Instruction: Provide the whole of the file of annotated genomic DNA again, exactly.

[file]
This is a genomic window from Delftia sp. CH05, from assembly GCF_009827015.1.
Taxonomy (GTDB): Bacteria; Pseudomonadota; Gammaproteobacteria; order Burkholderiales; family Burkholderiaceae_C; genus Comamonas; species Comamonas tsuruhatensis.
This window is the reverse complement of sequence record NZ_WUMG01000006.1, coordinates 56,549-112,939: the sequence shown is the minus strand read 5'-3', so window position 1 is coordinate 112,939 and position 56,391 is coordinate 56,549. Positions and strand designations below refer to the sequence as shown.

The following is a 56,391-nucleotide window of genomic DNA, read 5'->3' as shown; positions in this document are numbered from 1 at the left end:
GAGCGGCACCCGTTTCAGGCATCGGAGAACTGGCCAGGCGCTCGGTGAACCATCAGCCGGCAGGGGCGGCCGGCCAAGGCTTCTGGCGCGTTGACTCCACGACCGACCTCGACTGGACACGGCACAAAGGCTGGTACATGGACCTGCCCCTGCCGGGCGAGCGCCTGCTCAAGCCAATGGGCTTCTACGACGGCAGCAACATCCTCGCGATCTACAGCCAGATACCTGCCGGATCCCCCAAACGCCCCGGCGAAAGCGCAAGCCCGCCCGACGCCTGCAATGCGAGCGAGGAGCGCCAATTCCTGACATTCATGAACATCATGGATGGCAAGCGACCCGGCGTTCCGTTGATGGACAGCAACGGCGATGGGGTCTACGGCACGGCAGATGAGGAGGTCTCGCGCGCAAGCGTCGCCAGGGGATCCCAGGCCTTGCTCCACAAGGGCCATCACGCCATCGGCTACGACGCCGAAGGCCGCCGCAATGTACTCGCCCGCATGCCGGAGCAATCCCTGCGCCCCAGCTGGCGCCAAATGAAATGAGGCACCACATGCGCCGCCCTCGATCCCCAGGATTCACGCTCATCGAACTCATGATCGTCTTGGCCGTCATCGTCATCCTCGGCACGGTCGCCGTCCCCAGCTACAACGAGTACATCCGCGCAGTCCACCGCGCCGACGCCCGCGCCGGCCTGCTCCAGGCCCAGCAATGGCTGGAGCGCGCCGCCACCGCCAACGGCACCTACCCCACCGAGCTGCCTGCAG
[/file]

This is a genomic window from Delftia sp. CH05, from assembly GCF_009827015.1.
Taxonomy (GTDB): Bacteria; Pseudomonadota; Gammaproteobacteria; order Burkholderiales; family Burkholderiaceae_C; genus Comamonas; species Comamonas tsuruhatensis.
This window is the reverse complement of sequence record NZ_WUMG01000006.1, coordinates 56,549-112,939: the sequence shown is the minus strand read 5'-3', so window position 1 is coordinate 112,939 and position 56,391 is coordinate 56,549. Positions and strand designations below refer to the sequence as shown.

The following is a 56,391-nucleotide window of genomic DNA, read 5'->3' as shown; positions in this document are numbered from 1 at the left end:
GAGCGGCACCCGTTTCAGGCATCGGAGAACTGGCCAGGCGCTCGGTGAACCATCAGCCGGCAGGGGCGGCCGGCCAAGGCTTCTGGCGCGTTGACTCCACGACCGACCTCGACTGGACACGGCACAAAGGCTGGTACATGGACCTGCCCCTGCCGGGCGAGCGCCTGCTCAAGCCAATGGGCTTCTACGACGGCAGCAACATCCTCGCGATCTACAGCCAGATACCTGCCGGATCCCCCAAACGCCCCGGCGAAAGCGCAAGCCCGCCCGACGCCTGCAATGCGAGCGAGGAGCGCCAATTCCTGACATTCATGAACATCATGGATGGCAAGCGACCCGGCGTTCCGTTGATGGACAGCAACGGCGATGGGGTCTACGGCACGGCAGATGAGGAGGTCTCGCGCGCAAGCGTCGCCAGGGGATCCCAGGCCTTGCTCCACAAGGGCCATCACGCCATCGGCTACGACGCCGAAGGCCGCCGCAATGTACTCGCCCGCATGCCGGAGCAATCCCTGCGCCCCAGCTGGCGCCAAATGAAATGAGGCACCACATGCGCCGCCCTCGATCCCCAGGATTCACGCTCATCGAACTCATGATCGTCTTGGCCGTCATCGTCATCCTCGGCACGGTCGCCGTCCCCAGCTACAACGAGTACATCCGCGCAGTCCACCGCGCCGACGCCCGCGCCGGCCTGCTCCAGGCCCAGCAATGGCTGGAGCGCGCCGCCACCGCCAACGGCACCTACCCCACCGAGCTGCCTGCAG